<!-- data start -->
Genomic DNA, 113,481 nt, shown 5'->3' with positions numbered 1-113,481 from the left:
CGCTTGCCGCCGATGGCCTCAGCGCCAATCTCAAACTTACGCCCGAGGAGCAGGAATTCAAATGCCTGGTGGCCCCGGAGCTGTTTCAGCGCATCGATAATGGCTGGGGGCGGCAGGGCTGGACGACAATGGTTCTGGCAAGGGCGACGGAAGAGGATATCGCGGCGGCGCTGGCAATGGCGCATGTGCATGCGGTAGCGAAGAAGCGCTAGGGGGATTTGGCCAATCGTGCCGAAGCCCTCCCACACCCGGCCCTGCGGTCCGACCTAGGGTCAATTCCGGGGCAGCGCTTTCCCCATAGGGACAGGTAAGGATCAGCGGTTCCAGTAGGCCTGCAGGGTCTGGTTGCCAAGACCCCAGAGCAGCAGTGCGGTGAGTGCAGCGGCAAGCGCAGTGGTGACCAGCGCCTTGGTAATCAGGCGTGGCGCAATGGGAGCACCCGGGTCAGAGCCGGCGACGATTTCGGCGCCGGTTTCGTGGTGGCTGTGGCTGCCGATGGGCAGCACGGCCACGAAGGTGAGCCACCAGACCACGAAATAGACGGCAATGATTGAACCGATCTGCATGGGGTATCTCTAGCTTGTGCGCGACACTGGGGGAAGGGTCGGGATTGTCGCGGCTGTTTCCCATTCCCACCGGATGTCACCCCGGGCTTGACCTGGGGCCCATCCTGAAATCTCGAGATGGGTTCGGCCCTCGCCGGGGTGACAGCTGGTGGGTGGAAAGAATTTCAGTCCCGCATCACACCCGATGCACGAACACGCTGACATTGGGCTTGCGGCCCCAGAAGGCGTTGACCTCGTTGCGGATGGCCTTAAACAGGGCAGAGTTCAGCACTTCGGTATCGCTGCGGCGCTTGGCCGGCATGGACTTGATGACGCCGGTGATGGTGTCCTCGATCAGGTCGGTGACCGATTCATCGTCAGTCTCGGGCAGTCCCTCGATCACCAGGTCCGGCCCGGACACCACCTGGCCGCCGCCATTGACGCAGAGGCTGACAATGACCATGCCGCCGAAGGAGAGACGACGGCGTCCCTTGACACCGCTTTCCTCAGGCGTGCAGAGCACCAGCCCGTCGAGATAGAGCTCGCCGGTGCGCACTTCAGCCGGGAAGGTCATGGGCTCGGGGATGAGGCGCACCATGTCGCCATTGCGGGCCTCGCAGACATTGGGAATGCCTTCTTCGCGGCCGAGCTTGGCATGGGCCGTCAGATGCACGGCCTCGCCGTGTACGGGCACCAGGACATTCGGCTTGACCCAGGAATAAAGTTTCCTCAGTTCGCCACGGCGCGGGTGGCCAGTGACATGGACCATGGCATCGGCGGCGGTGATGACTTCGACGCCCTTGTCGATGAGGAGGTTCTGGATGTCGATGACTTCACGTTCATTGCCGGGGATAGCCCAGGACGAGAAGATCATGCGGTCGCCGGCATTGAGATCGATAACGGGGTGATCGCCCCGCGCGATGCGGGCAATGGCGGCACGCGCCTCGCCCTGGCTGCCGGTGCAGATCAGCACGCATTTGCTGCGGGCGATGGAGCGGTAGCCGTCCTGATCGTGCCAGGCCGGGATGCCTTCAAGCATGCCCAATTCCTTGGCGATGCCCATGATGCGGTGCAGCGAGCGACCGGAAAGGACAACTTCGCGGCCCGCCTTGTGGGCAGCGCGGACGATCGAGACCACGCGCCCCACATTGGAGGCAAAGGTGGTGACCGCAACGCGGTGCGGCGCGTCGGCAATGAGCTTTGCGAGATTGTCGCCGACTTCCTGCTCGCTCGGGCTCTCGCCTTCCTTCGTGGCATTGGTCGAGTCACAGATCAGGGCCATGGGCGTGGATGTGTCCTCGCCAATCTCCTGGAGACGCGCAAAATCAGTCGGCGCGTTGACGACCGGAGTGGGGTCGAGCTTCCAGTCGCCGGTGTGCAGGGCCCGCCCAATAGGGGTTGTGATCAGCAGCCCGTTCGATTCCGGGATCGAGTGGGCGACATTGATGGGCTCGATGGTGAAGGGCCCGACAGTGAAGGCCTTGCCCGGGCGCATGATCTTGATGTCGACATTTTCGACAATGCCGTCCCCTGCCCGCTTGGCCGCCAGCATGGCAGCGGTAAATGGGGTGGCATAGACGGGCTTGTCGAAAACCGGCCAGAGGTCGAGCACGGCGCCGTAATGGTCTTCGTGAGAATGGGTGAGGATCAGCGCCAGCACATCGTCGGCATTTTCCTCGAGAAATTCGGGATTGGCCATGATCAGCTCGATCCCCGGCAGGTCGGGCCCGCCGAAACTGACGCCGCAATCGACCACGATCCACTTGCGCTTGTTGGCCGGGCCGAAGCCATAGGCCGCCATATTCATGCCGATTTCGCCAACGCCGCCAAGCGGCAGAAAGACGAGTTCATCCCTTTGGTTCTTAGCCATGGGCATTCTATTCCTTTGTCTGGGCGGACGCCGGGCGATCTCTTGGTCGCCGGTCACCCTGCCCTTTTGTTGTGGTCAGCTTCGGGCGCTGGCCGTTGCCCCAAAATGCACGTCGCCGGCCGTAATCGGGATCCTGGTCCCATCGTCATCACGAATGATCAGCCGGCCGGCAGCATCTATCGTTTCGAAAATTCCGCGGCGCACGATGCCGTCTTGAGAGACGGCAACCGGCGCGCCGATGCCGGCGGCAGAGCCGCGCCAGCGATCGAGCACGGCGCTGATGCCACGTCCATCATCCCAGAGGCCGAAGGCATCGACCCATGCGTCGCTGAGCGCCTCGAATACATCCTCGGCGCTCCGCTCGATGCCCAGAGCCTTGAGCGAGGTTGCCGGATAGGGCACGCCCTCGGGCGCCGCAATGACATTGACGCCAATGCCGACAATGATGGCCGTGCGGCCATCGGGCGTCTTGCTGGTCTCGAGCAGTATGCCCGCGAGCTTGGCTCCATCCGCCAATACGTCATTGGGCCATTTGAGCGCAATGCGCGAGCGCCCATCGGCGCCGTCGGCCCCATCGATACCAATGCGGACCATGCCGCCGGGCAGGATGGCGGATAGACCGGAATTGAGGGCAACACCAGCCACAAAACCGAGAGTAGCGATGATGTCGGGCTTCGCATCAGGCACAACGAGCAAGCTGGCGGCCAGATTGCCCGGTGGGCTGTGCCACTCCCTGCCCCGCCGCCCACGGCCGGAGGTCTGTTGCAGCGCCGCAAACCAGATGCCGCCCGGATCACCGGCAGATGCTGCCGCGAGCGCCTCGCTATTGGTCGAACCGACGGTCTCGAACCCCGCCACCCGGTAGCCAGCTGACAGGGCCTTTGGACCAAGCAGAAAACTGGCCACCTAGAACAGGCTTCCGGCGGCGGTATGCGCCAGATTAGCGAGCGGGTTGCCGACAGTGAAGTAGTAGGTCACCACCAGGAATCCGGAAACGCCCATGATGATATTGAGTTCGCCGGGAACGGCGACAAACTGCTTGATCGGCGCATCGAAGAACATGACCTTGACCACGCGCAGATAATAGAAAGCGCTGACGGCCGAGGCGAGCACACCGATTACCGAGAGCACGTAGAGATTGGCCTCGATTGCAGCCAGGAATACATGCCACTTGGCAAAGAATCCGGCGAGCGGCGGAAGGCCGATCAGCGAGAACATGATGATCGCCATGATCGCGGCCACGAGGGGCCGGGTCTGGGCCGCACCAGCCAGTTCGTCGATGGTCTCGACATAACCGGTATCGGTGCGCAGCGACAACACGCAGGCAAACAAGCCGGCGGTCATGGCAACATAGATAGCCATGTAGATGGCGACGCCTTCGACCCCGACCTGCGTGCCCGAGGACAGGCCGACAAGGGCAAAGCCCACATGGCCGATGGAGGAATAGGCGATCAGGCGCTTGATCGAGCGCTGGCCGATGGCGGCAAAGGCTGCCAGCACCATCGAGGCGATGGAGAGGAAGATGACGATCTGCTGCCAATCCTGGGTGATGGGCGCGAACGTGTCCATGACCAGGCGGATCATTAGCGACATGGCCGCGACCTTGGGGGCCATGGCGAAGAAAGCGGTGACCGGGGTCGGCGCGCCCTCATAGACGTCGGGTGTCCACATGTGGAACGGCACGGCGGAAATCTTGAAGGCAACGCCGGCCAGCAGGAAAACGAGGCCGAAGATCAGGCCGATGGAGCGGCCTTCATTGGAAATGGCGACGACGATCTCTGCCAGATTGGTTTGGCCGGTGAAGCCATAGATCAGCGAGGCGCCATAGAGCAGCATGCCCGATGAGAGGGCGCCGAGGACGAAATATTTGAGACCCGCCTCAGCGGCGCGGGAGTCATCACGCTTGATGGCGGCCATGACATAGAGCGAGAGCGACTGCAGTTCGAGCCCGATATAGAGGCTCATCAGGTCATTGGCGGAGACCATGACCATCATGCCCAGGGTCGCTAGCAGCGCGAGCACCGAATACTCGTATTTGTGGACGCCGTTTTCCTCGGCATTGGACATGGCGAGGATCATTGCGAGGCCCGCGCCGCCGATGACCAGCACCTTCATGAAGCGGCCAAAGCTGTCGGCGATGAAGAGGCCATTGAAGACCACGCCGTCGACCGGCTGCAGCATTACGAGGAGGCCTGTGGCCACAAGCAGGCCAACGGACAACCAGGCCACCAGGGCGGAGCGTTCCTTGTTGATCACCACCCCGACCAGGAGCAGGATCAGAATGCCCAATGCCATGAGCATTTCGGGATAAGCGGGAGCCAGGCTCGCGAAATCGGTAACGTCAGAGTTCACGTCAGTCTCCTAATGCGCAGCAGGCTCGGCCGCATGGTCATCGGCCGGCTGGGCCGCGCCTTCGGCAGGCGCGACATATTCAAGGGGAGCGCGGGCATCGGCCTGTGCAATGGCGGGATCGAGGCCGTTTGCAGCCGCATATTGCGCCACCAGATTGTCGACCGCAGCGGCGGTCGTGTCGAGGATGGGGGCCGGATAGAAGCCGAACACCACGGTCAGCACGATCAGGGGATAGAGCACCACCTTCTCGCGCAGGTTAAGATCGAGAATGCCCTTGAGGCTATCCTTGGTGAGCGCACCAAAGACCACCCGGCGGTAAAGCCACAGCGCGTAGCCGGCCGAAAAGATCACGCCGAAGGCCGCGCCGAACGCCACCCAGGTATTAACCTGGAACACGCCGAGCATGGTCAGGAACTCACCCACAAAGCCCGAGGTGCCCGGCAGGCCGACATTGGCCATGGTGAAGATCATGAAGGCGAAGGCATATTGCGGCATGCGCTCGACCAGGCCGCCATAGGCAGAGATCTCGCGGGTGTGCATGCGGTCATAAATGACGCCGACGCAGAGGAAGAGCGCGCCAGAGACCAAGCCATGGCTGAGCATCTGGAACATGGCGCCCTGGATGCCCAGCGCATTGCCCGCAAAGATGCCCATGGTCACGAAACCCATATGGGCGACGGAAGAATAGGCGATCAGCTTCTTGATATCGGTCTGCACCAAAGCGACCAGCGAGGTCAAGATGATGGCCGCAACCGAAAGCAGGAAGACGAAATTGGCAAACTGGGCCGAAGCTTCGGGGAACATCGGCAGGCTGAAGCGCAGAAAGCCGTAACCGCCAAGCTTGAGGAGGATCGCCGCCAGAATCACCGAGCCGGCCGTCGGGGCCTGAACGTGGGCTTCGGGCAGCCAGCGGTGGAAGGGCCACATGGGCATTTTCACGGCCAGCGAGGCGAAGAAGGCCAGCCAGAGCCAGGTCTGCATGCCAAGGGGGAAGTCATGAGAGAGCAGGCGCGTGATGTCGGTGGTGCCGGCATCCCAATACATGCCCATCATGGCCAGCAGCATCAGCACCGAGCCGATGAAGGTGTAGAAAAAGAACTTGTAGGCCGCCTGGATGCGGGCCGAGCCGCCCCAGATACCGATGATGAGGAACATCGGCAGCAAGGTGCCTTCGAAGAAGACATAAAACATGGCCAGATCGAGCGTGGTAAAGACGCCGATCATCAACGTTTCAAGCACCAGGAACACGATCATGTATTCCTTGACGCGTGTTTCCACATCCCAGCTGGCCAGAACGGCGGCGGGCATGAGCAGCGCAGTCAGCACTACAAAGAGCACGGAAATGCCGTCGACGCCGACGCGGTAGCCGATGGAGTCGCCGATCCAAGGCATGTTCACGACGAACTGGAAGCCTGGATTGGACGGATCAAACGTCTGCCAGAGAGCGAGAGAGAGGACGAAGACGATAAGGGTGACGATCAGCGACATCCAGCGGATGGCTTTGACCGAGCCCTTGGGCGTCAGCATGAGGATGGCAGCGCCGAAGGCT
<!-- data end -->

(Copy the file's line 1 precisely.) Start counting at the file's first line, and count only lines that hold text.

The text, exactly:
Genomic DNA, 113,481 nt, shown 5'->3' with positions numbered 1-113,481 from the left: